About Being Defenseless And Despised…


I’m not a policy wonk, a professional advocate, a lawyer, an ethicist, a doctor, or a preacher. What I am is a working mom. But above all, I’m a mom. And as a mom, I’m finding it both agonizing and infuriating to find myself living in a country in which children are somehow seen as the enemy, and in which disabled and otherwise profoundly vulnerable children are the greatest enemy of all. That’s what the United States of America feels like right now.

No, I have not evaluated the latest health care bill line by line. I don’t have to. Nor do I have to look at the line-by-line proposals coming out of the Department of Education, the Department of Health and Human Services, the Environmental Protection Agency, or even the State Department. Why? Because it’s clear to me that the through line in Congress–and in every single cabinet department in this administration–is assault. The metaphor of war is not hyperbole when you have proposals that target hungry children, sick children, impoverished children both here and abroad, physically and cognitively disabled children, children who breathe air, drink water, or otherwise just want, need and deserve the opportunity to grow up healthy, safe, and protected.

My daughter goes to a high school with its share of bullies. You know, the macho, flexing kind of dudes who feel like real he-men when they torment others, especially those they’ve identified as the most vulnerable, the most marginalized, the most un-defended. Kind of like all the able-bodied, white men in Congress who have targeted everyone they view that way. So they’ve made it their mission to decide whether and how women should give birth, whether the health of their children—born and not-yet-born—should be the concern or responsibility of insurance companies, whether children with special needs deserve quality education, whether hungry children should be fed in school (never mind the documented negative impact of hunger on children’s ability to learn), whether sick children deserve accessible, affordable care, and on and on and on. It’s an endless parade of soul-crushing cruelty.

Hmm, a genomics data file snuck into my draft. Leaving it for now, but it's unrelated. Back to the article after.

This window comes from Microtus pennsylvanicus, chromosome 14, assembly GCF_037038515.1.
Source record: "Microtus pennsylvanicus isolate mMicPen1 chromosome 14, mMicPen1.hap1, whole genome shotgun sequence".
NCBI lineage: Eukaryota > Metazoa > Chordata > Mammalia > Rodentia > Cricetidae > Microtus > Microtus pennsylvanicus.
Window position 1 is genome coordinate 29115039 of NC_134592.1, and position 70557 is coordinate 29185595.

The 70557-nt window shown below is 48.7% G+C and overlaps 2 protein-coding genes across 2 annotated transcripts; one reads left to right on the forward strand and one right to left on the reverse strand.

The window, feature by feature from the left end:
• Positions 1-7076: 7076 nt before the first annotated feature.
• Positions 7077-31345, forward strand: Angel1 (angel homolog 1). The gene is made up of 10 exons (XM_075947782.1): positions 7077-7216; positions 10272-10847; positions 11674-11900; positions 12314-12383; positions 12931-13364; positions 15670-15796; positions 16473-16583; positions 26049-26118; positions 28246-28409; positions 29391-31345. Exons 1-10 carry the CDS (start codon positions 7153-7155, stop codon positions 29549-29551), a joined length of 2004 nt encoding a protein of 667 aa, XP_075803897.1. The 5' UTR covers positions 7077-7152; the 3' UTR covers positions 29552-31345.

Yes, this is personal. I have a son who is autistic and about to age out of high school into the nearly incomprehensible world of adult services, a world that will collapse without its core support, i.e., Medicaid. My son also has ulcerative colitis, for which pills are no longer effective and for which he now has to endure intravenous medication infusions six times per year—at a cost of $5,000 each. He also takes medication for epilepsy. We have very costly private insurance, which thankfully—and so far—covers much of these costs. But my son will not be twenty-one forever, and there is zero guarantee that when he turns twenty-six and transitions into the Medicaid system for his core insurance coverage, that any or all of his health care needs will be addressed.

I won’t even touch upon housing, work, or just the imperative for my son—and ALL CHILDREN—to have the opportunity to live lives of productivity, dignity, and safety, knowing that they live in a society that cares about them, that cares whether they live or die. No, that’s NOT hyperbole; that’s literally what’s at stake here, whether children live or die, whether they have access to treatment, services, education, and the other basics that make life not only worth living, but actually livable.

Tragically, and as far as I can tell, many in our Congress and in this current administration would prefer a far bleaker and grim future for our children, one of struggle, fear, instability, and suffering. As a mother, I can only wonder what their mothers failed to teach them–about being children, about being responsible adults, and about just being human.

Nina Mogilnik’s professional career has encompassed work in the philanthropic, nonprofit and government sectors. Nina serves as the Resource Director for the Good People Fund. She serves on the board of Birch Family Services. Nina is also an avocational writer, and has had a number of essays about her experiences dealing with her father’s Alzheimer’s and her son’s autism published in Haddasah Magazine and in The Jewish Week. Nina’s proudest accomplishment — and hardest job by far — has been as a mother. Nina has degrees in philosophy from Union College (B.A.) and from the University of Chicago (M.Phil). She lives with her husband and kids outside New York City.